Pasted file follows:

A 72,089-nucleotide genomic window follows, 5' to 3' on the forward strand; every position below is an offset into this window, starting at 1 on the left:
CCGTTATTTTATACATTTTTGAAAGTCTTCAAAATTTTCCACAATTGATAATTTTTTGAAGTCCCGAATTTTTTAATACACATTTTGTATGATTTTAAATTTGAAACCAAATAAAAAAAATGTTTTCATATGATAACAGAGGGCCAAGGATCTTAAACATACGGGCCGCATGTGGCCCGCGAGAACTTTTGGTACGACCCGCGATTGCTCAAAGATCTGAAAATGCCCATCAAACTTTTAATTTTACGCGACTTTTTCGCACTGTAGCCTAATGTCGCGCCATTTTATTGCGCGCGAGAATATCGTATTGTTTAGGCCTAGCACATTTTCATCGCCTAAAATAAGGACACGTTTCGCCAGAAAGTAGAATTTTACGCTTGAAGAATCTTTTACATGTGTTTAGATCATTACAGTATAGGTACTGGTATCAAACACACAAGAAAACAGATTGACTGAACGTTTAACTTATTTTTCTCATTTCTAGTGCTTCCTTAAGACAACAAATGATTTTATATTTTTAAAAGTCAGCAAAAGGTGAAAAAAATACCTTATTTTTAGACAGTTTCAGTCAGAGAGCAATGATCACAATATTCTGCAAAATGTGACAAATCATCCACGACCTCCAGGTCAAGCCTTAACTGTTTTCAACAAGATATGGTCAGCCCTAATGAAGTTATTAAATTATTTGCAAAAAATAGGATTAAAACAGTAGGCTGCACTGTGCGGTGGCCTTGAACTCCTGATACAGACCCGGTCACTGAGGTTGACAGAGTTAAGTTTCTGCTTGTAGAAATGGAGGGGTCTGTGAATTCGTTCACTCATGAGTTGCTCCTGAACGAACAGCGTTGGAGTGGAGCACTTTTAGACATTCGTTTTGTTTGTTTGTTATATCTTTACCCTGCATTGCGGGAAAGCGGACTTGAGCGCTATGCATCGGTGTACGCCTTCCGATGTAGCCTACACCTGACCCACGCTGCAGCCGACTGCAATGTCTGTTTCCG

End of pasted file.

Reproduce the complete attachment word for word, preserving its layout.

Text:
A 72,089-nucleotide genomic window follows, 5' to 3' on the forward strand; every position below is an offset into this window, starting at 1 on the left:
CCGTTATTTTATACATTTTTGAAAGTCTTCAAAATTTTCCACAATTGATAATTTTTTGAAGTCCCGAATTTTTTAATACACATTTTGTATGATTTTAAATTTGAAACCAAATAAAAAAAATGTTTTCATATGATAACAGAGGGCCAAGGATCTTAAACATACGGGCCGCATGTGGCCCGCGAGAACTTTTGGTACGACCCGCGATTGCTCAAAGATCTGAAAATGCCCATCAAACTTTTAATTTTACGCGACTTTTTCGCACTGTAGCCTAATGTCGCGCCATTTTATTGCGCGCGAGAATATCGTATTGTTTAGGCCTAGCACATTTTCATCGCCTAAAATAAGGACACGTTTCGCCAGAAAGTAGAATTTTACGCTTGAAGAATCTTTTACATGTGTTTAGATCATTACAGTATAGGTACTGGTATCAAACACACAAGAAAACAGATTGACTGAACGTTTAACTTATTTTTCTCATTTCTAGTGCTTCCTTAAGACAACAAATGATTTTATATTTTTAAAAGTCAGCAAAAGGTGAAAAAAATACCTTATTTTTAGACAGTTTCAGTCAGAGAGCAATGATCACAATATTCTGCAAAATGTGACAAATCATCCACGACCTCCAGGTCAAGCCTTAACTGTTTTCAACAAGATATGGTCAGCCCTAATGAAGTTATTAAATTATTTGCAAAAAATAGGATTAAAACAGTAGGCTGCACTGTGCGGTGGCCTTGAACTCCTGATACAGACCCGGTCACTGAGGTTGACAGAGTTAAGTTTCTGCTTGTAGAAATGGAGGGGTCTGTGAATTCGTTCACTCATGAGTTGCTCCTGAACGAACAGCGTTGGAGTGGAGCACTTTTAGACATTCGTTTTGTTTGTTTGTTATATCTTTACCCTGCATTGCGGGAAAGCGGACTTGAGCGCTATGCATCGGTGTACGCCTTCCGATGTAGCCTACACCTGACCCACGCTGCAGCCGACTGCAATGTCTGTTTCCG